Scott from South Carolina

Scott,
You can get away with the posterior teeth being a full shade number darker than the anterior teeth, and you can get away with the lower teeth being a full shade number darker than the upper teeth. The reason is that the posterior teeth are in the shadows, and would naturally look darker. And the lower teeth in a normal bite always appear behind the upper teeth, plus they’re a little less prominent, so they will also naturally look darker.

You could probably get your lower teeth a little whiter if you wanted and they would still look fine. But let’s say you leave them at around an A 1 1/2 – halfway between an A-1 and an A-2. You could have the upper teeth maybe half a shade lighter than A-1.

But you worry me a little, in that you don’t feel confident in asking your dentist about this. Or maybe you haven’t selected a cosmetic dentist to do these porcelain veneers for you yet. Either way, be very careful. Very few dentists are true artists who are passionate about appearance-related dentistry. So select your cosmetic dentist with care.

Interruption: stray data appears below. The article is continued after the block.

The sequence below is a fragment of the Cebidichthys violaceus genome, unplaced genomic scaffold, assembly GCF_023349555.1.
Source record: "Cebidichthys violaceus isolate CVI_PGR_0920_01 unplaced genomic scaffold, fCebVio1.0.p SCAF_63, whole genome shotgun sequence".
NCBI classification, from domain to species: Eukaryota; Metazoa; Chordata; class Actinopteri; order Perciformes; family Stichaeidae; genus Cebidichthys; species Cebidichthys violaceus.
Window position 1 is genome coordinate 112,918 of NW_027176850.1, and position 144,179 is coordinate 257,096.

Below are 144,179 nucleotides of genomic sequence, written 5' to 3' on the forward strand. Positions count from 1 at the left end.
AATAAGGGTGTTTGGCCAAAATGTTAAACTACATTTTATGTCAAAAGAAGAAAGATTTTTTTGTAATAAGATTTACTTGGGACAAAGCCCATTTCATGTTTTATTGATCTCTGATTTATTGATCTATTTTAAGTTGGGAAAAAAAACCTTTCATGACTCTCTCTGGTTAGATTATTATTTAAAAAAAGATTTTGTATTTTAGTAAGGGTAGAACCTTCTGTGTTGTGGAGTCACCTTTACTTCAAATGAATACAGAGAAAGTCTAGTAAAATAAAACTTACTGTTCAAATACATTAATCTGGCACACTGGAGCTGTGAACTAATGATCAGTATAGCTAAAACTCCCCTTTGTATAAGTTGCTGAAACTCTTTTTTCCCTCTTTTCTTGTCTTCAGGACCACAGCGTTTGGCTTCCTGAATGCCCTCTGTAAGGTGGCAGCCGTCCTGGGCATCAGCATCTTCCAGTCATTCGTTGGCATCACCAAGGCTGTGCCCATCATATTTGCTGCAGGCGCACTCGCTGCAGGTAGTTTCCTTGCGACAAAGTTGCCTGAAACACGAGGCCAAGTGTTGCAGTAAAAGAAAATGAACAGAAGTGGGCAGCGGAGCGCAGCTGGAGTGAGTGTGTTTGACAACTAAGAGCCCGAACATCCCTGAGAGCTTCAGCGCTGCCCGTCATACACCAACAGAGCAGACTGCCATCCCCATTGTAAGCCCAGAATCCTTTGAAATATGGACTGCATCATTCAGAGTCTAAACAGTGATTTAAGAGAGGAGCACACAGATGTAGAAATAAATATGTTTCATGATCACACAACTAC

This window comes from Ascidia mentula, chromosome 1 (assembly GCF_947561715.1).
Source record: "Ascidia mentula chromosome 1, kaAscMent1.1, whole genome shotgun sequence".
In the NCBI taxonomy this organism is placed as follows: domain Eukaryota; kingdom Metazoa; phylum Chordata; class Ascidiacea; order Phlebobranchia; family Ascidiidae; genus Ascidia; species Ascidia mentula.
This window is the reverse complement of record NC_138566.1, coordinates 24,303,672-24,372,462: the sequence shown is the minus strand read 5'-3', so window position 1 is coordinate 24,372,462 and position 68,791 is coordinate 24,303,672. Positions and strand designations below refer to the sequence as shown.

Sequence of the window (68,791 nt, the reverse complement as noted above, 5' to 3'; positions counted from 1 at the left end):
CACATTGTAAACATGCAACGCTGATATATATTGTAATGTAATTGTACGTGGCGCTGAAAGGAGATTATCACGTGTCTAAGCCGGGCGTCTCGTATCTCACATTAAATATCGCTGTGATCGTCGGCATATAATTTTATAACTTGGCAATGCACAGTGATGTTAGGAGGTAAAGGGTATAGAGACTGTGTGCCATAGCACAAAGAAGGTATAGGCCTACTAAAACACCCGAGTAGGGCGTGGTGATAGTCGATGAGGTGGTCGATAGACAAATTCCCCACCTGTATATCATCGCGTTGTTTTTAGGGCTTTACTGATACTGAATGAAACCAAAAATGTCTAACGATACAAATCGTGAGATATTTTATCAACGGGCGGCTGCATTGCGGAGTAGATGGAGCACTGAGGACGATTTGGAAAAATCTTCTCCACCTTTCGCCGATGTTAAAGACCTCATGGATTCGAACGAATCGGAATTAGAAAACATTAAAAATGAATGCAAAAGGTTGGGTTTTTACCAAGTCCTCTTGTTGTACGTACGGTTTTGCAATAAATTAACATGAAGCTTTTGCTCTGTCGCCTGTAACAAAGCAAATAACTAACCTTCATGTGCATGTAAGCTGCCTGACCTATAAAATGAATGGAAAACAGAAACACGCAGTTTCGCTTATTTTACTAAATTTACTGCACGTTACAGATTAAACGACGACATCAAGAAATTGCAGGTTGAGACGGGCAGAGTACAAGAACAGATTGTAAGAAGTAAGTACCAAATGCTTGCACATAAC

Also remember that after tooth bleaching, your teeth are a little extra-white, and they take a couple of weeks to settle into their final, true shade. When we’re matching the shade of a bleached tooth, we always give the shade a couple of weeks to stabilize.

My tooth feels like fire, even to tap water.

What is a desensitizing agent? I had a large filling removed from a molar & re-filled & now it is so sensitive, even tap water feels like fire.

– Shirley from Texas

Shirley,
From the description you give of the intensity of your pain, it sounds like the tooth that was filled is infected and will need a root canal treatment and then later a dental crown.

Here are some guidelines to see if you need your dentist to help you with this pain:

If the tooth is getting more hypersensitive with each passing day, it is probably infected. If it is gradually getting better, it will probably recover.
If your tooth is momentarily sensitive from cold water, but it’s only for a couple of seconds, and as soon as the tooth warms up it feels fine, then it will probably recover. If the pain lingers more than a few seconds, it is infected and will need a root canal treatment.

If the tooth begins hurting spontaneously, where you get a sharp pain without any cold stimulus, it is infected, and will need a root canal treatment.

If the tooth gives you a sharp pain and then all of a sudden the pain goes away, cold doesn’t bother the tooth any more at all, the tooth is probably infected and needs a root canal treatment. What has probably happened is the tissue inside the tooth has died, which takes care of the pain, but now the infection begins spreading out the end of the root of the tooth and into your bone, causing an abscess. That needs to be fixed.

I hope this is helpful.

Naperville dentist.